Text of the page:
Thoughts And Prayers: A Response To COVID-19

President Trump announced Friday that places of worship are to be deemed “essential services,” accompanied with a brusque command for governors to reopen churches and other houses of prayer that have otherwise remained closed by the coronavirus pandemic. While the declaration will be seen as a relief to those who have been imprisoned behind the walls of their own homes, cutoff from prayer and worship, it also echoes the frustratingly naïve response of elected officials dealing with crises of national or even global scale. Especially in America, there is an undying belief that prayers will seemingly solve most systemic issues facing our country, or at least the ramifications of legislative failures. Now of course organized worship is integral to social systems and a freedom guaranteed in our constitution, but it is not always the best course of action in the face of a global pandemic. The decision made by Trump on Friday was not an informed public health one, but an appeal to his base and a rally for federal power. For the sake of our democracy and the peace we hope to find after the years of political division that we have suffered from, it is important to evaluate decisions that only seek to erode such things.

“These are places that hold our society together” said President Trump. He added: “The governors need to do the right thing and allow these very important essential places of faith to open right now. For this weekend. If they don’t do it, I will override the governors. In America we need more prayer, not less” as reported by The Guardian. This declaration is packed with blatant contradictions and a significant assertion of total power. One would have to posit that if a business is essential, then why is its reopening seemingly convenient for Memorial Day weekend? If there was an immediacy, an indispensability for places of worship to open, then the doors would have been unlocked much sooner than nearly 3 months since the pandemic emerged in America. Trump’s contention that he “will override the governors” is a grossly unfounded claim of executive power. As postulated by Politico, it is unclear whether the president is legally empowered to compel the nation’s governors to take such an action. The freedom to open churches and pray also protects the freedom to close their doors and leave worship at home. Following Trump’s announcement, the Centers for Disease Control and Prevention released new guidelines for communities of faith on how to safely reopen, including recommendations to limit the size of gatherings and consider holding services outdoors or in large, well-ventilated areas, according to the Associated Press. The pragmatic solutions to reopening places of worship are easily available, though ill-advised by communities still facing stay-at-home orders and increasing coronavirus cases. The real issue here lies with a potential over-extension of power, and a contrived understanding of faith.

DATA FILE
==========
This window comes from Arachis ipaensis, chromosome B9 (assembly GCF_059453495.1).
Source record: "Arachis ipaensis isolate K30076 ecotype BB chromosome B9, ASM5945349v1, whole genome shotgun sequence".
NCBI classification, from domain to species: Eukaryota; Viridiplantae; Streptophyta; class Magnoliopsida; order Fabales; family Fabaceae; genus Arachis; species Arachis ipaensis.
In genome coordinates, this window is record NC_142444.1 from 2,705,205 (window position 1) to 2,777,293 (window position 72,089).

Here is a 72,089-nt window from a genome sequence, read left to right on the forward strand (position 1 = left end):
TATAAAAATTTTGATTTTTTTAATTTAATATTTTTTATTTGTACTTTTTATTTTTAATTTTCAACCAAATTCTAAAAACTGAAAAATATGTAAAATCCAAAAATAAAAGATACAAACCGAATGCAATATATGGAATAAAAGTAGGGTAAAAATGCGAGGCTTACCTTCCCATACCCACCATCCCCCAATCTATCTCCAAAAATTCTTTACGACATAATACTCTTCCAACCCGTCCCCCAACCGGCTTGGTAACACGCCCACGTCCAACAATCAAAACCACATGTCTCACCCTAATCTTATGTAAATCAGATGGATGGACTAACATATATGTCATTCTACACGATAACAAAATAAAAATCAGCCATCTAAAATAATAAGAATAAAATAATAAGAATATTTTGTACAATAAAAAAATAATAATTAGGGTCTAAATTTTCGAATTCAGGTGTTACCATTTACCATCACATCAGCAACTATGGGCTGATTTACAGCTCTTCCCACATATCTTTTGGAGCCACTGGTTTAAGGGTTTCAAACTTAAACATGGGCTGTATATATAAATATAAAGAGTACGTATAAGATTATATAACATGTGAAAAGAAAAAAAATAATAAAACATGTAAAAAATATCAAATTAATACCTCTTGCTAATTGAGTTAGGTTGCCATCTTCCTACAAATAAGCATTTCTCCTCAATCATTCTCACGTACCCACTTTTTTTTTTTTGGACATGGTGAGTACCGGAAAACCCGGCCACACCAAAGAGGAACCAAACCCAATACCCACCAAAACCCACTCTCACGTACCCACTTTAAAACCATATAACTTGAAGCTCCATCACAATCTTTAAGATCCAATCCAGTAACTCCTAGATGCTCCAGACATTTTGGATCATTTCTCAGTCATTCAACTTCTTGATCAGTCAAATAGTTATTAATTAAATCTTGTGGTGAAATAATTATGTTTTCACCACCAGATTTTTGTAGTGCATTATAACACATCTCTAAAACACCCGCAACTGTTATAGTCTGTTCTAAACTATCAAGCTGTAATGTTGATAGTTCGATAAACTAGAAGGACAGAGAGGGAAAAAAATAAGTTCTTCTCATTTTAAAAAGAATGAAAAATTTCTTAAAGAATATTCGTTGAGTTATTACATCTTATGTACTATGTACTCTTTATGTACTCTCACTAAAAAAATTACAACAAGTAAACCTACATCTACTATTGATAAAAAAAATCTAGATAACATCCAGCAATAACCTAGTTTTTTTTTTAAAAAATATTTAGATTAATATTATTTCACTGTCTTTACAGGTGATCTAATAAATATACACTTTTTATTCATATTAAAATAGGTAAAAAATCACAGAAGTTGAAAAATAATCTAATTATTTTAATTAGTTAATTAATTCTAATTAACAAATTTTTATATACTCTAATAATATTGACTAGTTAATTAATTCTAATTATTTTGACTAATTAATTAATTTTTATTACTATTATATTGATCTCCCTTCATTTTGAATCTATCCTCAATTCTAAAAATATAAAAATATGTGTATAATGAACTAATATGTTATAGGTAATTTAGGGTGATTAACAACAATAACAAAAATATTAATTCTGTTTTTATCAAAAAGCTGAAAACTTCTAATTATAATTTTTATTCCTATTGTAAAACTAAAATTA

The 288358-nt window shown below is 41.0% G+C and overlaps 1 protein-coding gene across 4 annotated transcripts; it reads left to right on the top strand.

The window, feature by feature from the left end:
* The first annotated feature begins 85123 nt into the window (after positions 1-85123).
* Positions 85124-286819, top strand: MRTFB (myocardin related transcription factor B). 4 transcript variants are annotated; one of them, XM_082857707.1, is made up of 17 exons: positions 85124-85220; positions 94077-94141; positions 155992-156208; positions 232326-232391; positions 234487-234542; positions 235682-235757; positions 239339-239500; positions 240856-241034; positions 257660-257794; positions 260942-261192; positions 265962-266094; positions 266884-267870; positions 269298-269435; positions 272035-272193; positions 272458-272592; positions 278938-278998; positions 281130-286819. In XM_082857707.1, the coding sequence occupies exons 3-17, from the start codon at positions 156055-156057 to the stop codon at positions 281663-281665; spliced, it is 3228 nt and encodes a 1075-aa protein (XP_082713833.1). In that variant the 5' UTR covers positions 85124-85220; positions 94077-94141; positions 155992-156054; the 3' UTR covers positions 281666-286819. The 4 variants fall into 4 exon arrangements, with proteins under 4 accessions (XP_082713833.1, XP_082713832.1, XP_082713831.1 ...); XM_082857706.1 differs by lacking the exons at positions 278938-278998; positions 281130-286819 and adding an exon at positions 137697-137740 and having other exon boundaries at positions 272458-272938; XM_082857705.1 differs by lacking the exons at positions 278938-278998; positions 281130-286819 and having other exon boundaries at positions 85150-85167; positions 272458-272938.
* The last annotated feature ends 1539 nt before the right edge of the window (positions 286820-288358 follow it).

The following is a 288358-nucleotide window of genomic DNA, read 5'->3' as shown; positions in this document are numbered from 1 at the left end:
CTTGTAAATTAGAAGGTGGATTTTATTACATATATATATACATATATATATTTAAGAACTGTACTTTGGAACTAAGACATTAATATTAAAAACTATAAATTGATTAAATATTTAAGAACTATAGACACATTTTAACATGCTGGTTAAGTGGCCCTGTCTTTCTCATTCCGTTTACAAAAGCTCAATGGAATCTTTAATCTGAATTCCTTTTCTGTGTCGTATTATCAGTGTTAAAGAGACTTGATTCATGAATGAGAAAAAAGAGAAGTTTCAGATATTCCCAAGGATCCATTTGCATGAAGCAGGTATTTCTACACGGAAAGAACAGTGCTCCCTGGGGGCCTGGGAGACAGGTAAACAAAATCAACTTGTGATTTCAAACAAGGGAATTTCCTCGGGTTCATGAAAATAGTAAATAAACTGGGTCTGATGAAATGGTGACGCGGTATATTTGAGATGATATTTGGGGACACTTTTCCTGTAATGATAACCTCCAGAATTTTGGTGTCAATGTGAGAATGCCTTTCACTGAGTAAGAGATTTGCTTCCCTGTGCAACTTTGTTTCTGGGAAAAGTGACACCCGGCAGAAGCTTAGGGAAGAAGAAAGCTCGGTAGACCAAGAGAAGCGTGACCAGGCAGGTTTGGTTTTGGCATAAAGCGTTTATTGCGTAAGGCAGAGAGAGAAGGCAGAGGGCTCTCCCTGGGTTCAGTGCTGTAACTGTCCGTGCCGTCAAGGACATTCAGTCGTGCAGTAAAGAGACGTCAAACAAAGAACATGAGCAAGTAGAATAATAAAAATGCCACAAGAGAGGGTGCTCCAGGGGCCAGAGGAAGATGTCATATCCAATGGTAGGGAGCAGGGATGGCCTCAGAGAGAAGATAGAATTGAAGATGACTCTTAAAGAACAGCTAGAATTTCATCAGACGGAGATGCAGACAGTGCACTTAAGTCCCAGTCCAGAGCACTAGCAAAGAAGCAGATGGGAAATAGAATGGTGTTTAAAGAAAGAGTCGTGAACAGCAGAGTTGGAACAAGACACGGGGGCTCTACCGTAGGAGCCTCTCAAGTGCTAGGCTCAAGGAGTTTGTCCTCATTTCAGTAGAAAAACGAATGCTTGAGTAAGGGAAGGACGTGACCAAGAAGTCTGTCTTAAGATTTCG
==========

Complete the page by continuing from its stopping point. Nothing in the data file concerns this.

“Some governors have deemed liquor stores and abortion clinics essential, but have left out churches and houses of worship. It’s not right. So I’m correcting this injustice and calling houses of worship essential,” Trump said during his announcement at the White House, as reported by CNN. Liquor stores and abortion clinics offer services that are not available to the public, places of worship do not. The people and the atmosphere of a place of worship offer a different experience than praying at home, but it is not a separate service. And it is certainly not essential. The false equivalencies and the rhetoric of “injustice” are appeals to the white evangelical population that idolize President Trump and despise abortion clinics as well as the ideals of the “pro-choice” movement. The vast majority of Republican voters also employ the libertarian belief that big government poses a huge danger to their individual liberties. Yet at the same time, they support an executive leader who wants to limit state power and enact a national override if resistance arises. The contradiction here is maddening.

Now I, like many other people stuck at home during this crisis, am aching for a return to normality. I want to see people gathering together and enjoying one another’s company, sharing an experience or event by being together. As an ideal of the community, that is what faith is about. But it is not what faith is. At the fundamental level, faith is a personal endeavor. It is the winding lonely path that we walk in order to find refuge from our wretched reality. You do not need a church to have faith, nor a mosque, nor a synagogue. You don’t even need scripture. So, while places of worship reopen and abide by local health guidelines, let us not allow the pervasive language of political gain penetrate the pure essence of faith and prayer. But let us also not assume in blissful ignorance that our thoughts and prayers will be enough to stop this global health crisis. Unfortunately, they are never enough, but perhaps that is the point – for faith should guide action.